These are all well-known companies. They are also very successful stocks since their respective IPOs. And they all have been rising with the market for last few years. Then what am I doing still buying them today?
I own all four companies for many years. You can see my portfolio here. So my 1Q purchases were not my first. I prefer to gradually build my positions over time. These most recent purchases were made when the market was down 10% and I was following my dry powder rulebook to take advantage of the drop.
Why these four companies? Are there any common themes here? Yes. First, they all have engaged and loyal customer base. Second, they are run by their founders/owners – with Apple being an exception but it is a much older company. And they all pioneered the industry segments they operate in – Apple with smartphones, Starbucks with coffee shops, Facebook with its social network, and Tesla with electric vehicles.
In this post, I won’t hash out my full investment theses on each. It would take too long. I will just focus on specific reasons for making today’s purchases – with a bit of my stock history mixed in.
I first purchased Apple shares in 2011 – the year when Steve Jobs took an indefinite medical LOA – and later passed away. By then, Apple had already upended the phone industry and had become the clear leader in smartphones. Over the years, I had kept on buying more shares as I built a better understanding of its business and customer base.
In 2011, Apple was priced at about 14 times previous year’s earnings. By 2013, the stock had dropped further while earnings kept moving up – yielding a bargain earnings multiple of 10. I bought multiple times that year and the following two years.
When Tim Cook was appointed CEO, the board had awarded him a generous stock options grant. The grant was supposed to vest automatically over the following ten years. After Apple stock dropped in 2013, Cook asked the board to change his stock grant from time-based vesting to performance-based conditional vesting. Any year that Apple shareholder returns fall to the bottom third of all S&P 500 companies, he would forfeit 50% of his stock grant. He also volunteered to not participate in dividend accruals.
To my eyes, this was a great sign. He wasn’t the founder owner of the company – yet he was thinking like a long-term shareholder with significant skin in the gain. As I had written before, I prefer CEOs who are significant owners too.
Berkshire bought its first stake in Apple in 2016. And it had continued increasing its position since then. It felt good to see Buffett (and his associates) recognize Apple as a great long-term investment – the same conclusion I had reached some five years earlier.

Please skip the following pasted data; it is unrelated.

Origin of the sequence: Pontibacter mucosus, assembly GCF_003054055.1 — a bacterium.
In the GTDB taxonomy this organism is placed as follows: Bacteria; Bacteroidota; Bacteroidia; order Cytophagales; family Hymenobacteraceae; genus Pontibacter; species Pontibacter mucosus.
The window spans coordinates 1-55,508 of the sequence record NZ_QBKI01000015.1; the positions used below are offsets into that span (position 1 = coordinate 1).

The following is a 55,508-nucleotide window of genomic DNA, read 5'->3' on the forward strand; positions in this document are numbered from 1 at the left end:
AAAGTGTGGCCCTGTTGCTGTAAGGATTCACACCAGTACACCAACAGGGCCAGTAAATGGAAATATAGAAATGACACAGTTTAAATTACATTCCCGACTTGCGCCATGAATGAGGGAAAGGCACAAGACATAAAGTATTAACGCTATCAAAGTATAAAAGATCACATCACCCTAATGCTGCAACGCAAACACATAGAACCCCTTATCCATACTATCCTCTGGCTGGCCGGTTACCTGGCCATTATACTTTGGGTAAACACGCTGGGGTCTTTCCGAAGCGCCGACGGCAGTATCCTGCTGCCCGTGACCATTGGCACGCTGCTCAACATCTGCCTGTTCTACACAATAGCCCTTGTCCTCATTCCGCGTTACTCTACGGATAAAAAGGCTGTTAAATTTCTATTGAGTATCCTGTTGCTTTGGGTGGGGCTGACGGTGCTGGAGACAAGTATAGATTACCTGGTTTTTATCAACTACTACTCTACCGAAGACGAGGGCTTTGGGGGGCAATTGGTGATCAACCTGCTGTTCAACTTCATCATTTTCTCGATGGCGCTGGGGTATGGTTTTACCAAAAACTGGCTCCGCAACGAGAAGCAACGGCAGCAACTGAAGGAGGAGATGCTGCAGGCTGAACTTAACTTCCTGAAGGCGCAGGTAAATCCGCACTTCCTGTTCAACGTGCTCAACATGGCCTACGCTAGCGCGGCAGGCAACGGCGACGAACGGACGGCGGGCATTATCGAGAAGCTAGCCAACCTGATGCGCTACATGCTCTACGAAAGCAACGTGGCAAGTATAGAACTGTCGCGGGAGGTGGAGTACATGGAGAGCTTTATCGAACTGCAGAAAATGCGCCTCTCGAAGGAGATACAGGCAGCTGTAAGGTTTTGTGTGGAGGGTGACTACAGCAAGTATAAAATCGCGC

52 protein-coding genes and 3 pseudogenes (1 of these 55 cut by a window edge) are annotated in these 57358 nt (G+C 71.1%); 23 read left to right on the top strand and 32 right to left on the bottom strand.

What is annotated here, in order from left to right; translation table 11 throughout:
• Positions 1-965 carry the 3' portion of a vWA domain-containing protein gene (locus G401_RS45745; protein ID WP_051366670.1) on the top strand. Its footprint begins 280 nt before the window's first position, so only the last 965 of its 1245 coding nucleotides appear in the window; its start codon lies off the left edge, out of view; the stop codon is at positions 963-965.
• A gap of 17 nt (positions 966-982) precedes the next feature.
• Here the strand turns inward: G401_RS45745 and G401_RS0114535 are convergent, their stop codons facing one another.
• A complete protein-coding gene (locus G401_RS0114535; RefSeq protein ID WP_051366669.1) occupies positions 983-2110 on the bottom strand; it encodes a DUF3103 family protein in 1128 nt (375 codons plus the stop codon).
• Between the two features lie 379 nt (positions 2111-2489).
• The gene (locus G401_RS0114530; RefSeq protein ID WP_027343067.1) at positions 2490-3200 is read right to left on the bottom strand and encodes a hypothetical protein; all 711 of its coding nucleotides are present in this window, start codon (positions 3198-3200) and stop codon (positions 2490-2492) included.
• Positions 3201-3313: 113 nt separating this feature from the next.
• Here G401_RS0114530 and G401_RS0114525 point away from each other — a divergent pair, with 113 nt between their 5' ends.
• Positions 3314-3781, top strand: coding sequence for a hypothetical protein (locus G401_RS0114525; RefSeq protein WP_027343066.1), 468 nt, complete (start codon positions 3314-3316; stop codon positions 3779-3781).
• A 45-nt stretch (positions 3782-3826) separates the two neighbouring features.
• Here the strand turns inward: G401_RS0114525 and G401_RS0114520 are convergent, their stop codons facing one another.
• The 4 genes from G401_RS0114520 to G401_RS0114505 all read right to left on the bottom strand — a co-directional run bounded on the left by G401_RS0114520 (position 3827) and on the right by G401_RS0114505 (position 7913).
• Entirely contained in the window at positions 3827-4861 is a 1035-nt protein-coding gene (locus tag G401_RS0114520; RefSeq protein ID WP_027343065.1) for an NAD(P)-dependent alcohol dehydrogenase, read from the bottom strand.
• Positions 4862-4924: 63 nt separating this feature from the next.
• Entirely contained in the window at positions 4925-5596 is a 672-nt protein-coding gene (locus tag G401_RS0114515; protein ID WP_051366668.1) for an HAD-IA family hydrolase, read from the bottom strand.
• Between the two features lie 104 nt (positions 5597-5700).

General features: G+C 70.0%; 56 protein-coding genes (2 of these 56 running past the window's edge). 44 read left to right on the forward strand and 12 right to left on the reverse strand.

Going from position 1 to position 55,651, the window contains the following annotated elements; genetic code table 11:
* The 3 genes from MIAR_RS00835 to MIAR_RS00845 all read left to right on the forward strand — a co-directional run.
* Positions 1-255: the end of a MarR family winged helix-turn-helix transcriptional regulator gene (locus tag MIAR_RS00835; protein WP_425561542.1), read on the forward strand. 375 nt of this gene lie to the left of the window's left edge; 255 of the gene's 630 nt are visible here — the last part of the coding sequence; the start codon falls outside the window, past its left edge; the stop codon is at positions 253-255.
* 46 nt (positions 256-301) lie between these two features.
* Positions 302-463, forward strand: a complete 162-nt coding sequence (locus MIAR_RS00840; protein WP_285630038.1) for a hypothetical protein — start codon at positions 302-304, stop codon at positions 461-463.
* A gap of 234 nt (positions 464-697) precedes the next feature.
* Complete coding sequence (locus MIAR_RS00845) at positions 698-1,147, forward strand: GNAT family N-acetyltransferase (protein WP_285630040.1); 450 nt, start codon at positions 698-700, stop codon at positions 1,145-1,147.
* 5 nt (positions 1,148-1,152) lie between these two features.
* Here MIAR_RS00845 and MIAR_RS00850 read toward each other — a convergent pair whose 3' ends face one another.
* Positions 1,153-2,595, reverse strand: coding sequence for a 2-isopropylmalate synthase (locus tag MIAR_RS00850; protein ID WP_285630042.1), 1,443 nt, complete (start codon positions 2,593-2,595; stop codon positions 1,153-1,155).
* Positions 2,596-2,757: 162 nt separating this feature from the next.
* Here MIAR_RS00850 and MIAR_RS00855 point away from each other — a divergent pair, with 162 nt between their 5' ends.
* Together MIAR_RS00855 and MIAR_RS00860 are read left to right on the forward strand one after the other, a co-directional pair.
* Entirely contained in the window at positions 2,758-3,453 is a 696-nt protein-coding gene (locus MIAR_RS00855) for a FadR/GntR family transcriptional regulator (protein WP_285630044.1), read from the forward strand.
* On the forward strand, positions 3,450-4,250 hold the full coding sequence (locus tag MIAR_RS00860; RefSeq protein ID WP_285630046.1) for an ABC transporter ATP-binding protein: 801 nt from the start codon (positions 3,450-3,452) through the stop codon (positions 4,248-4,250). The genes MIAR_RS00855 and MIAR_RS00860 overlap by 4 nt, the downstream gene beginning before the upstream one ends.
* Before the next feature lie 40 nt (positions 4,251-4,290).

My latest purchase was made in February when Apple had dropped by more than 10% along with the rest of the stock market. At the time, its earnings multiple was 16x. This was quite a bit more expensive than when I bought in 2013/2014 at around 10x the earnings. But things had changed since then – the market feared far less about Apple blowing its innovation edge or losing its customer base. And at that price it was still cheaper than the market multiple.
I am a Starbucks shareholder even longer than Apple. I previously wrote about my Starbucks investment here. I first purchased shares in 2008 when investors were worried about coffee competition from McDonalds. Its founder/CEO had just returned from retirement to take over the reins. Its growth had slowed down considerably. And on top of it, the market itself was down so all stocks were priced cheaply.
Starbucks was – and still is – a great business, run by capable management. Its long-time founder CEO – now its executive chairman – Howard Schultz owns 3% of the company worth about $2.3B. Since the time Schultz took over in 2008, the business has proven its durable competitive edge. You can see it in the numbers. Its Operating Margin has been consistently over 15% and Return on Investment Capital hovers around 30%.
Investors have two main concerns these days. First, that its same-store sales are slowing down. And then longer term, can it continue to grow given the current level of market penetration? I believe that these concerns are overblown. Its comp sales have slowed down in recent quarters, but management believes that is temporary. They are sticking to their full-year guidance. It also has several growth opportunities over the next few years – from further penetration in Asian countries to premiumization of its brand via Starbucks Roastery and growth in consumer-packaged goods.
My 1Q purchase was made in February at $56. Last I bought was 18 months ago at around $54. The stock had mostly flatlined since then even though the company consistently grew earnings over that time period. At the time I bought, it was down 14% off its 52-week high – about 9% down since January earnings announcement, and sporting a 22x multiple on forward 12-month earnings. Not cheap but reasonably priced for an outstanding franchise.